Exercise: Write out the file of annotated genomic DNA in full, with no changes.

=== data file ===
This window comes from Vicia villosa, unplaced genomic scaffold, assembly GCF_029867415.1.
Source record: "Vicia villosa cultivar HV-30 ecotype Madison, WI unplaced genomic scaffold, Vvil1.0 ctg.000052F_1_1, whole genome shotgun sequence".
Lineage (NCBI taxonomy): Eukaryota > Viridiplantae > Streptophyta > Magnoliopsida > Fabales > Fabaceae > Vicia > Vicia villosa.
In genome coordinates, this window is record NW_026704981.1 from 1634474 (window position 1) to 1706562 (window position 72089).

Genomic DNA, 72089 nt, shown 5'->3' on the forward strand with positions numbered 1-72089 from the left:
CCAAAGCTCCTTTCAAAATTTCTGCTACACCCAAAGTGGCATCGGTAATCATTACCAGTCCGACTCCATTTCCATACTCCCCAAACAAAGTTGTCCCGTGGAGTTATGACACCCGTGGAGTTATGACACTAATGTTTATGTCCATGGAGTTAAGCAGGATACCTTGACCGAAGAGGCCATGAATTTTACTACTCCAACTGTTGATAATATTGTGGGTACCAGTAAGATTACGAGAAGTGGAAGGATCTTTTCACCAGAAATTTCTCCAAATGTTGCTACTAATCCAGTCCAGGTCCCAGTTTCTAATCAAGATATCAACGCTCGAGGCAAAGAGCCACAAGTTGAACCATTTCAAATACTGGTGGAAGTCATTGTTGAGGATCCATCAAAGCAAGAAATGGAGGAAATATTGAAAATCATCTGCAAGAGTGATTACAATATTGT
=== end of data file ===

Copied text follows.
This window comes from Vicia villosa, unplaced genomic scaffold, assembly GCF_029867415.1.
Source record: "Vicia villosa cultivar HV-30 ecotype Madison, WI unplaced genomic scaffold, Vvil1.0 ctg.000052F_1_1, whole genome shotgun sequence".
Lineage (NCBI taxonomy): Eukaryota > Viridiplantae > Streptophyta > Magnoliopsida > Fabales > Fabaceae > Vicia > Vicia villosa.
In genome coordinates, this window is record NW_026704981.1 from 1634474 (window position 1) to 1706562 (window position 72089).

Genomic DNA, 72089 nt, shown 5'->3' on the forward strand with positions numbered 1-72089 from the left:
CCAAAGCTCCTTTCAAAATTTCTGCTACACCCAAAGTGGCATCGGTAATCATTACCAGTCCGACTCCATTTCCATACTCCCCAAACAAAGTTGTCCCGTGGAGTTATGACACCCGTGGAGTTATGACACTAATGTTTATGTCCATGGAGTTAAGCAGGATACCTTGACCGAAGAGGCCATGAATTTTACTACTCCAACTGTTGATAATATTGTGGGTACCAGTAAGATTACGAGAAGTGGAAGGATCTTTTCACCAGAAATTTCTCCAAATGTTGCTACTAATCCAGTCCAGGTCCCAGTTTCTAATCAAGATATCAACGCTCGAGGCAAAGAGCCACAAGTTGAACCATTTCAAATACTGGTGGAAGTCATTGTTGAGGATCCATCAAAGCAAGAAATGGAGGAAATATTGAAAATCATCTGCAAGAGTGATTACAATATTGT